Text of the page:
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Success Case: Defending Corporate Reputation

By: Ab.Jhon Mora

Head of the Competition Department


In the competitive world of business, defending a company's reputation and success becomes an essential crusade. We take great pride in sharing a triumph in the defense of one of our clients against the Superintendency of Economic Competition (SCE) in a case of unfair competition related to food products.

Our legal strategy, led by Dr. José Meythaler and Abg. Jhon Mora, discredited accusations lacking solid evidence, preserving the integrity of our client's product and the required quality standards.

The resolutions achieved in this case set significant precedents for future unfair competition litigation and emphasize the need for specialized guidance.

In this newsletter, we will summarize the key aspects of the case, legal implications, our legal strategy, and the competition authority's verdict:

Key Aspects of the Case

A complaint was filed against our client before the Superintendency of Economic Competition (SEC), alleging unfair practices that included deceiving consumers, exploiting their lack of knowledge, and violating regulations related to food products. The complainant claimed that these practices aimed to distort competition and harm consumers.

Legal Implications: Standards and High Penalties

According to the Regulation and Control of Market Power Code (RCMPC), unfair competition conduct that may affect consumers is considered a minor offense, punishable with fines of up to 8% of the total income of the offender in the year preceding the imposition of the penalty, or 50 to 2,000 Basic Salaries (BS) if quantification is not possible.

Furthermore, the RCMPC classifies the distortion of competition through unfair practices as a serious offense, punishable with fines of up to 10% of the total income of the offender in the year preceding the penalty's imposition, or 2,001 to 40,000 BS if calculation is not feasible. As a result, complaints of unfair competition to the SEC pose significant challenges for companies.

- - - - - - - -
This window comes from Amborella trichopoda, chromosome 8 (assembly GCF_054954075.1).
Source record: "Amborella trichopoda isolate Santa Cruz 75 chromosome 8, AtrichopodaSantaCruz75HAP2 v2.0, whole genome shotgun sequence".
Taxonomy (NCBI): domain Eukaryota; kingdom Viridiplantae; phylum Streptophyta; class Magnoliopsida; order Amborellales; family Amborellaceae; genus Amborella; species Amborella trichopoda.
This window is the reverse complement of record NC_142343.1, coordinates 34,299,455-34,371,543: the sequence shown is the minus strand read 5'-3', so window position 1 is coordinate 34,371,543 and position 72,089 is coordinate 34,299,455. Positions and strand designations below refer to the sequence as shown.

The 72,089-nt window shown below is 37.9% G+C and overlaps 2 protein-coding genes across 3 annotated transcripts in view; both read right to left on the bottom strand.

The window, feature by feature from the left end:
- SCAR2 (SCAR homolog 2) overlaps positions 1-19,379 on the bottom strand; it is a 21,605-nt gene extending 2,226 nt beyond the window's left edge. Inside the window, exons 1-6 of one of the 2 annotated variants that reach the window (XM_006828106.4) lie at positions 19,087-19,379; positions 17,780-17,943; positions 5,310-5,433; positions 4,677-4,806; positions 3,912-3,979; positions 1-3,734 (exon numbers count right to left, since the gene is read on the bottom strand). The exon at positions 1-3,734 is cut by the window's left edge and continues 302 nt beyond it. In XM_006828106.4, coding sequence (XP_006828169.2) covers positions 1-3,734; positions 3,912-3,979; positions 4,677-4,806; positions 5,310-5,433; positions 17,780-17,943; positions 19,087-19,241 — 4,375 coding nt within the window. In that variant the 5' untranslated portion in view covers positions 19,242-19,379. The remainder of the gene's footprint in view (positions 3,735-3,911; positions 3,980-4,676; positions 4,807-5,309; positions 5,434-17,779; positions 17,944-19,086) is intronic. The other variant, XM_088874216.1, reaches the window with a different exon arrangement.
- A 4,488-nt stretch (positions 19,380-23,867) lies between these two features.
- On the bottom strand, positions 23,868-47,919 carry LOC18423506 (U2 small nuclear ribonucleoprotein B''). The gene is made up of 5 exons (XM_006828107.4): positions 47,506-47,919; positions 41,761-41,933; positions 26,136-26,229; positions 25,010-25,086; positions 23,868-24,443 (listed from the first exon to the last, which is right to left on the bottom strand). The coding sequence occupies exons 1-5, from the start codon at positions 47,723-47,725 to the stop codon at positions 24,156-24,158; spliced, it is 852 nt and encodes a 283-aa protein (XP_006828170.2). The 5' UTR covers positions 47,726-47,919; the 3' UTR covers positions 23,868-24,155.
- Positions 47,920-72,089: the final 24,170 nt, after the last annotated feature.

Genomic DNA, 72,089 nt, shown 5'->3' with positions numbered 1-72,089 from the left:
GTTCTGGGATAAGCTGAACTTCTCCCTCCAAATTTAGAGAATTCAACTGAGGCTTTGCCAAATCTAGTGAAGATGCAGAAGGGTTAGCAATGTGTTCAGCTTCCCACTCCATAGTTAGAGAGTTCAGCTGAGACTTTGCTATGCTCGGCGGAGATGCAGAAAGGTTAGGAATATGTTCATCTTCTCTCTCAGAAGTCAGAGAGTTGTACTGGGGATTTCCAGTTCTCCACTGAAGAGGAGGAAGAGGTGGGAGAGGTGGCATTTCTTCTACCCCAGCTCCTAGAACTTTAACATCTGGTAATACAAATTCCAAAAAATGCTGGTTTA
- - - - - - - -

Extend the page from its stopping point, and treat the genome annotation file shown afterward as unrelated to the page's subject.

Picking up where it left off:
Legal Strategy and Achievement

We developed a robust strategy that included timely responses to the National Superintendency of Investigation and Control of Unfair Practices (NSICUP) to refute the complainant's accusations. We conducted a detailed analysis of national and international precedents, arguing against the lack of solid evidence and the lack of credibility in the complaint. We also questioned the integrity of the chain of custody of the presented evidence.

Competition Authority's Decision

Our defense was successful, as both the NSICUPand the SEC concluded that there was insufficient evidence to support the complaint. They recognized that our client's product met the standards and that no acts of deception or violations of regulations justifying sanctions had occurred.

One of the essential elements contributing to our success was demonstrating that the evidence presented by the other party could not be considered valid because its integrity and control were not adequately maintained. In other words, it could not be ensured that this evidence had not been altered or manipulated from the moment it was obtained until its presentation in the case. This weakness in the chain of custody of the evidence was a decisive factor in the favorable resolution of our case.


At Meythaler & Zambrano Abogados, we reaffirm our commitment to our clients, offering high-quality services and defending their interests in the field of business law. This success reflects our dedication and experience, reinforcing the trust that our clients place in us.

If you need legal advice on competition-related matters, please do not hesitate to contact us via email at


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Legal disclaimer

The content of this blog is provided for informational and educational purposes only and should not be considered legal advice. Regulations in Ecuador are subject to changes and updates that may affect the applicability and accuracy of the content published here. We do not guarantee that the information presented is accurate, complete or current at the time of reading. Therefore, past postings should not be construed as necessarily reflecting current regulations. We strongly recommend that you consult with our qualified attorneys for specific and personalized advice.

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